The rapidly evolving technology, artificial intelligence (AI) is making its way to journalism. Google has announced that it is in the early stages of developing AI tools to assist journalists in writing stories and headlines.
The project, Genesis, was first reported by The New York Times, which was one of the news organisations to attend Google’s demonstration of the new tool. According to the report, Genesis uses information such as details about current events to generate news content. A Google spokesperson said in the report that the company believes the tools could serve as a kind of personal assistant for journalists, and it is responsible technology to help steer the publishing industry away from the dangers of AI.
Genesis is in an early testing stage, but after seeing its capabilities, some news executives have already found it "unsettling". Some news executives said the new AI tools seemed to take for granted the work journalists put into producing accurate stories, as reported by The New York Times. Notably, a Google spokesperson said that “quite simply, these tools are not intended to, and cannot, replace the essential role journalists have in reporting, creating and fact-checking their articles."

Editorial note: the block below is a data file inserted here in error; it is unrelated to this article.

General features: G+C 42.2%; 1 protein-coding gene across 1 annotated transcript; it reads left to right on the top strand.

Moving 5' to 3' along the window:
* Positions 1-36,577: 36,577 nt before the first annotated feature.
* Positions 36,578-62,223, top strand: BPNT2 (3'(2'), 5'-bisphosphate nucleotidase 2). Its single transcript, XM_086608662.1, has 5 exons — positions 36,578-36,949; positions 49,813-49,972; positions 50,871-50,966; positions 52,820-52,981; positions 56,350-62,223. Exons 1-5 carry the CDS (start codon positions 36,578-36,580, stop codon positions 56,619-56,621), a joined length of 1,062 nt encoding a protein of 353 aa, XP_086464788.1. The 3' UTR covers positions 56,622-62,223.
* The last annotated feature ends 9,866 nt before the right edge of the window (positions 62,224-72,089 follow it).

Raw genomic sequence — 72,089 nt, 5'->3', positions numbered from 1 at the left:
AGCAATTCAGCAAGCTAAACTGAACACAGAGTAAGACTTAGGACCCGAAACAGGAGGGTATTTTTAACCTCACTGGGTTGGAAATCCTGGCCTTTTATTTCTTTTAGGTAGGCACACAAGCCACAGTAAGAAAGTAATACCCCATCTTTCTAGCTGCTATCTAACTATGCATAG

Last week, ChatGPTs creator OpenAI and The Associated Press (AP) announced a tie-up, wherein the latter got the license to use archives of AP from 1985 to train AI. "The arrangement sees OpenAI licensing part of AP's text archive, while AP will leverage OpenAI's technology and product expertise," the organisations said in a joint statement, as reported by AFP. AP was one of the first news organisations to use automation technology. It began with automating corporate earnings reports and moved to using the technology to cover local sporting events.
Google’s new tool is bound to make people anxious about the future of news publishing. Currently, many newsrooms are conflicted about whether to use ChatGPT and if so, to what extent.
Meanwhile, OpenAI, Alphabet, Meta Platforms and other companies have agreed to implement AI safeguard measures. On Friday, the White House confirmed that it has received voluntary commitments from seven U.S. companies meant to implement measures such as watermarking AI-generated content to help make the technology safer.